But my (first) problem was that while I could answer the questions easy
enough, I lacked sufficient understanding of the real implementation to
properly do the advanced editing. And if I were to properly dig into
that, I might as well have mastered the IPTables/Netfilter stuff on which
it was ultimately based in the first place.

The other problem, when building your own kernel, was that the so-called
simpler tools apparently expect all the necessary Netfilter/IPTable kernel
options to be available as pre-built modules (or built-in) -- IOW, they're
designed for the binary distributions where that's the case. Neither the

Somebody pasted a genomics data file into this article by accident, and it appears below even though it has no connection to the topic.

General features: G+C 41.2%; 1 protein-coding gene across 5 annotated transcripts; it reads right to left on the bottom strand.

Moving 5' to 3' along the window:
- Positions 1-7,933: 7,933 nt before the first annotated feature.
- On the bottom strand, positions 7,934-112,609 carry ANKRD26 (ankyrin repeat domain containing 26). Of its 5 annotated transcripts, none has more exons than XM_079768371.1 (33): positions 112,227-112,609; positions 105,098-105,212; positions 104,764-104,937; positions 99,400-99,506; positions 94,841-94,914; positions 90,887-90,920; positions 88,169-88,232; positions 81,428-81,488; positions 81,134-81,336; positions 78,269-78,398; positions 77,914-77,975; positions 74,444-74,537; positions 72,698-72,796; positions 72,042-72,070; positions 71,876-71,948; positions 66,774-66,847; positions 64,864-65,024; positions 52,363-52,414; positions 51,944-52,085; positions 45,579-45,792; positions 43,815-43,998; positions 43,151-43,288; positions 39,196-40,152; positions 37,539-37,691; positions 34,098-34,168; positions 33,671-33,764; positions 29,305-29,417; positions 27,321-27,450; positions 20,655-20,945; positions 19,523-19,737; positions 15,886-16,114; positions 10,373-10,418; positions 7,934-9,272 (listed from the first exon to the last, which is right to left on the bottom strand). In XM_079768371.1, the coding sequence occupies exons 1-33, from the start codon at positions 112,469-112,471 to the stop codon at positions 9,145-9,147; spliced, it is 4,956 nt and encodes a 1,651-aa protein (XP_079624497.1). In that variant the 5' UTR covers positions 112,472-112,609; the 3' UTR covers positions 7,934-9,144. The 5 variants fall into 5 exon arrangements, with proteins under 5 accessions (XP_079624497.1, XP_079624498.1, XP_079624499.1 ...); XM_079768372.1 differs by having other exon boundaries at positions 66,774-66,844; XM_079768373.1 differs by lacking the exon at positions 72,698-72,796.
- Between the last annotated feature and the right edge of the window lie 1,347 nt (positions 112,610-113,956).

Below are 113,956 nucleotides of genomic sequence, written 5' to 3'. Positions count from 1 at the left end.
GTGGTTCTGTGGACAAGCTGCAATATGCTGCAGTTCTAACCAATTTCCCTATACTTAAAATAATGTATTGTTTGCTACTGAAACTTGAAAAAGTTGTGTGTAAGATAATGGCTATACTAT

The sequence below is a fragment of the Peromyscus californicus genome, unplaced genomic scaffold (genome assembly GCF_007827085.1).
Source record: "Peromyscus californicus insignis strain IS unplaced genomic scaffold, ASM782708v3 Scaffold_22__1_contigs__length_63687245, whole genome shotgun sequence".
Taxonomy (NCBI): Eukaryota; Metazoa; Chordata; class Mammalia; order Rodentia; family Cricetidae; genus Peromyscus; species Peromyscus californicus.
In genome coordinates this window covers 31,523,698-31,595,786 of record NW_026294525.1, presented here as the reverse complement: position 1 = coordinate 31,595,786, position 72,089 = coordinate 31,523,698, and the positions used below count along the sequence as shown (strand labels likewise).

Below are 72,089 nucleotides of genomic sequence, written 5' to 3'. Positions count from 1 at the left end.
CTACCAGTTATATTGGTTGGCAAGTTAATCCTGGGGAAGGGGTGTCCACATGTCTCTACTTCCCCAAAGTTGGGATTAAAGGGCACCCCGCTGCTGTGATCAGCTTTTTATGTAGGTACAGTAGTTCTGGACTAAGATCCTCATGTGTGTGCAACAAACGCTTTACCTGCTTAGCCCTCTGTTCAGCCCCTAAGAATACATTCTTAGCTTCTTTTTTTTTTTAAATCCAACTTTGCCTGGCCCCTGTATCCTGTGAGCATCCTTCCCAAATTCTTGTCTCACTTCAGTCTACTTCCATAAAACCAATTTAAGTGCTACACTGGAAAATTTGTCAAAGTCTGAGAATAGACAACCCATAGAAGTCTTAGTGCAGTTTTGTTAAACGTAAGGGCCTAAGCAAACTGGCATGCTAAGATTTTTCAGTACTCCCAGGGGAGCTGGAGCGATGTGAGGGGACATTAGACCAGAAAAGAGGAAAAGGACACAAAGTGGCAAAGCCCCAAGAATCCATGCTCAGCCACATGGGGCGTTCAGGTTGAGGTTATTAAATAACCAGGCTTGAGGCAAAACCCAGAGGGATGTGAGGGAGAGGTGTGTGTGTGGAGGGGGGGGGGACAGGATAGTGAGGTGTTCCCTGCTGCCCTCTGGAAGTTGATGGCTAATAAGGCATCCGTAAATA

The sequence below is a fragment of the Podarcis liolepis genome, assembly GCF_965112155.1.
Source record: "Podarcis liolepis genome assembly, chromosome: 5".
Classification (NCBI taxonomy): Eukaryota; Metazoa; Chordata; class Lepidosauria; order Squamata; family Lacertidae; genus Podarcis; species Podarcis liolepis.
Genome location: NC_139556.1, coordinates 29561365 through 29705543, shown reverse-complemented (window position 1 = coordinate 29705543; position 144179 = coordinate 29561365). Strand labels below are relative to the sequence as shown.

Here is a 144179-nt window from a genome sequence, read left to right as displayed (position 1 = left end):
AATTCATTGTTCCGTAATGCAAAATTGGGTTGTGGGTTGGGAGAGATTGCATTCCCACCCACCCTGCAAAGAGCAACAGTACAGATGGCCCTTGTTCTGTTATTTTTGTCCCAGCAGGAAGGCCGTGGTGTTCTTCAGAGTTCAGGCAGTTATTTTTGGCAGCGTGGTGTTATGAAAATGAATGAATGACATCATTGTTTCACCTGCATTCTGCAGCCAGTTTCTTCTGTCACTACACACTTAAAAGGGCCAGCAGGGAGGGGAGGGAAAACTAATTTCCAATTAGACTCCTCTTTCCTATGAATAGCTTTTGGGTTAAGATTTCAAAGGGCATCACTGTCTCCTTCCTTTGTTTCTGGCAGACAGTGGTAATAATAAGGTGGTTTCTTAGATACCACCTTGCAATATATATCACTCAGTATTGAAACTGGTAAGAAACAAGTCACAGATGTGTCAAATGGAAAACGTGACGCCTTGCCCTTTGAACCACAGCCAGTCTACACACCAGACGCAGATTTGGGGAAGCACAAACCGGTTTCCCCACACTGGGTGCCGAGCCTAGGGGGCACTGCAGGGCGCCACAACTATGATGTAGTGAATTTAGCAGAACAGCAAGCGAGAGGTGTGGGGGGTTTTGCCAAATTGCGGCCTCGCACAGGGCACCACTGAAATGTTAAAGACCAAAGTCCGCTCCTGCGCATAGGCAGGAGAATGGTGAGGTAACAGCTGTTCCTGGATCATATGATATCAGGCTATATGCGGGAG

questions nor the underlying config file comments mentioned their kernel
module dependencies. One either had to pre-build them all and hope they
either got auto-loaded as needed, or delve into the scripts to figure out
the dependencies and build/load the required modules.

Now keep in mind that I first tried this on Mandrake, where I was building
my own kernel within 90 days of first undertaking the switch, while I was
still booting to MS to do mail and news in MSOE, because I hadn't yet had
time to look at user level apps well enough to make my choices and set
them up. So it's certainly NOT just a Gentoo thing. It's a build-your-
own-kernel thing, regardless of the distro.

The problem ultimately boiled down to having to understand IPTables itself
well enough to know what kernel options to enable, either built-in or as
modules which would then need to be loaded. But if I were to do that, why